Boise Daytrips

Swan Falls Park and Recreation Area - A Dam Fun Time

There are lots of interesting day trips in the Boise area that take all day to get to, enjoy, and then get home. This is great if you really want to get away from things, but where can you go if you've only got a half day to get out and do something memorable? My vote is for the Swan Falls Dam area, which has a little bit of everything but is only a 45-minute drive from the Boise-Meridian area.

To get to Swan Falls, gird your loins and steer the car toward the thriving metropolis of Kuna, and then take Swan Falls Road south. After driving for about 20 miles, you'll get to the top of the Snake River Canyon and then the road will turn to the right and begin to descend toward the river. The first thing you'll notice at this point is the amazing view, the centerpiece of which is the Swan Falls Dam.

Originally built in 1901 by private money to provide hydroelectric power to the mines around Silver City, the dam has gone through several expansions and upgrades to get to what you see today. The oldest part of the dam is the taller easternmost half. Although it still contains all the old generators and other equipment needed to make power in the early and mid twentieth century, it no longer produces any power and instead serves as a museum. If you're extremely lucky or happen to go in early to mid May when Idaho Power has open houses on two consecutive weekends, the doors will be open, allowing you to take a tour around the inside of the place.

But the doors aren't open very often, which means that if you really, really want to see the inside of the old powerhouse, you'll want to schedule a tour a week in advance with the folks from Idaho Power by calling 208-736-3458. That might seem inconvenient, but it really is worth it. You'll get to see lots of large metal machines and contraptions that were built to last by American companies back when things like that mattered. You'll also get to read your fill about the dam's construction and operation, thanks to a generous amount of informational signs and displays.

In the likely event that the old powerhouse is closed, don't fret; there's still plenty to do. You can get an excellent view of the modern hydroelectric dam by walking across the metal grated walkway that skirts the old powerhouse and extends to the opposite bank. This new part of the dam was constructed in 1994, after which the old powerhouse was decommissioned. When you see how simple and efficient the modern structure is, it'll make you appreciate all the hard work man and beast had to put in to build the original dam, which is primitive by today's standards. According to Idaho Power, the original dam during its heyday had ten generators that could only generate up to 10,400 kilowatts of power, whereas the modern dam has just two generators but generates up to 25,000 kilowatts. Let's give it up for modern technology.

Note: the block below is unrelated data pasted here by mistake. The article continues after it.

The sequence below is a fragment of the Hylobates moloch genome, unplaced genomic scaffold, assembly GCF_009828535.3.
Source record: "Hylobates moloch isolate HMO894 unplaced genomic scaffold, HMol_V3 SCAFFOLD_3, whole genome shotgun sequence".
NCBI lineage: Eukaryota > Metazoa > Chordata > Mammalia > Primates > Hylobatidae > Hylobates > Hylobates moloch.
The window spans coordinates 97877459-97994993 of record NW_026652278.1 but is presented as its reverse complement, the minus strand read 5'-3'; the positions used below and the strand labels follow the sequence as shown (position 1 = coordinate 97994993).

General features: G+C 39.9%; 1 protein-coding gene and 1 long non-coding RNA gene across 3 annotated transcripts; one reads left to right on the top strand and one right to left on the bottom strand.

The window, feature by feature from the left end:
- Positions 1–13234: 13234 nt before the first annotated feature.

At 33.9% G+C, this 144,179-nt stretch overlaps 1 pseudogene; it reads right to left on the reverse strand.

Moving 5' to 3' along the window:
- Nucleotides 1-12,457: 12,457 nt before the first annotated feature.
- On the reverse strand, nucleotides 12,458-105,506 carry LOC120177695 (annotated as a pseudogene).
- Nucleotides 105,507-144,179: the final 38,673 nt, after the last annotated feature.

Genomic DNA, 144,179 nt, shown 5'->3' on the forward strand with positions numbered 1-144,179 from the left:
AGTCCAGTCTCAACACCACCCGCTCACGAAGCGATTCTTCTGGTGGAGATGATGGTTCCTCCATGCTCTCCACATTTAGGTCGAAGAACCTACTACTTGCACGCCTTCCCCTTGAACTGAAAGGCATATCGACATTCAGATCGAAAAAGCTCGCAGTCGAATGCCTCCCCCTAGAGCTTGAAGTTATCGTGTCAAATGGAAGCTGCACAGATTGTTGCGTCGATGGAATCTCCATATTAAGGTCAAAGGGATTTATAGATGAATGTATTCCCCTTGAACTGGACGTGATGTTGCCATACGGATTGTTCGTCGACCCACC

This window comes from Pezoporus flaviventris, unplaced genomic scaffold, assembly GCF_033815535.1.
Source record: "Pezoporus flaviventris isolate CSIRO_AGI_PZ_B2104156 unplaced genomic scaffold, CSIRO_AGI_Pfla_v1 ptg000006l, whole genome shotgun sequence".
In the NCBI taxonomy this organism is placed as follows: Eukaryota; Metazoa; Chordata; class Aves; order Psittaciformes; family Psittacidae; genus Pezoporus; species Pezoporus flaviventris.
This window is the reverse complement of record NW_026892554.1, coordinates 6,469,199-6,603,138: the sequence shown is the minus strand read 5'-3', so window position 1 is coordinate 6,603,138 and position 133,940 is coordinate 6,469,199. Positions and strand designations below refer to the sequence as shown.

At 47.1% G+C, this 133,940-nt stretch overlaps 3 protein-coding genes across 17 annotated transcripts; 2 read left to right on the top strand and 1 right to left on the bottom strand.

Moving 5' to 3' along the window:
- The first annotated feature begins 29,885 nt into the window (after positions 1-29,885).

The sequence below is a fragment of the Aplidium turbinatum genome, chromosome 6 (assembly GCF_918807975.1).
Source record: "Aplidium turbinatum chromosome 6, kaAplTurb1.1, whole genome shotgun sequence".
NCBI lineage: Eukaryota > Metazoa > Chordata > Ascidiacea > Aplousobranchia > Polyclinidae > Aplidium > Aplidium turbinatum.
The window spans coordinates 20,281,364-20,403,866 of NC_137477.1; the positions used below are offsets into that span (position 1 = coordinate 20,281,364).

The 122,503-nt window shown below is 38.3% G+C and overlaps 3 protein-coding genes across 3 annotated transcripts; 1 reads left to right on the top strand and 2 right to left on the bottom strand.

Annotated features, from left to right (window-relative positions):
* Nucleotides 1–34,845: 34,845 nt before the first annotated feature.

After you've had all the dam fun you can stand, you'll probably know the lay of the land well enough to do a little recreating. You can hike up and down the river using primitive trails on both sides, and mountain bikers also ride the trails. The dam and its environs are also within the Snake River Birds of Prey Area, so if bird watching is your thing and you can tell a Swainson's hawk from a red-tailed hawk, this is probably as close to non-sexual climax as you're going to get.

Due to the reservoir created by the dam and the river downstream of it, it should come as no surprise that a lot of people come to this area for the fishing. The area behind the dam has numerous clear spots for bank fishing, which is great if you've got a kid or two with you. If they get bored, they can always run around on the nice green lawn in the picnic area, or they can plop a folding chair under one of the large poplar trees and play their hand-held video games while you try to catch one of those elusive Snake River sturgeons.

If you're looking for a little more adventure in your fishing excursion, try below the dam in the Snake River proper. There's a dirt road that you can drive downstream as far as you want until you find a suitable angling spot, and it'll give you a chance to fish some real river structure instead of the featureless reservoir.

Even if you're not out fishing, it's worth it to drive downstream a bit for a natural feature that hardly gets mentioned. Some people call it The Boulders, and that's pretty much what it is: a large field of boulders made of huge chunks of basalt that have fallen off the canyon walls for the last, oh, fifteen thousand years. It's fun for kids and adults alike to climb the boulders, and you can make a game out of it by trying to get from point A to point B without touching grass or soil. It's a unique area, the view of the canyon walls is spectacular, and they even have an annual disc golf tournament there every April named, appropriately, The Boulders.

If you've still got time after your picnicking and sightseeing at Swan Falls, you can stop by Dedication Point on your way back. It has a couple informational kiosks and a trail to the canyon rim, and you might be lucky enough to actually see some raptors. You can also make a quick stop at Initial Point, which is just a mile or two off Swan Falls Road. Either place is worth a stop if you've got the time.

Destination: Swan Falls Park and Recreation Area
Where: 35 miles southwest of Boise. Find your way to Kuna, take Swan Falls Road south, and follow the signs.

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Park hours: The area itself is open every day, year round. The old hydroelectric powerhouse is open on special occasions and by special arrangement.
Cost: Free
Website: Idaho Power's Swan Falls page
Fun fact: There's a nice variety of things to do, it's close to Boise, and best of all, it's free (at least for now).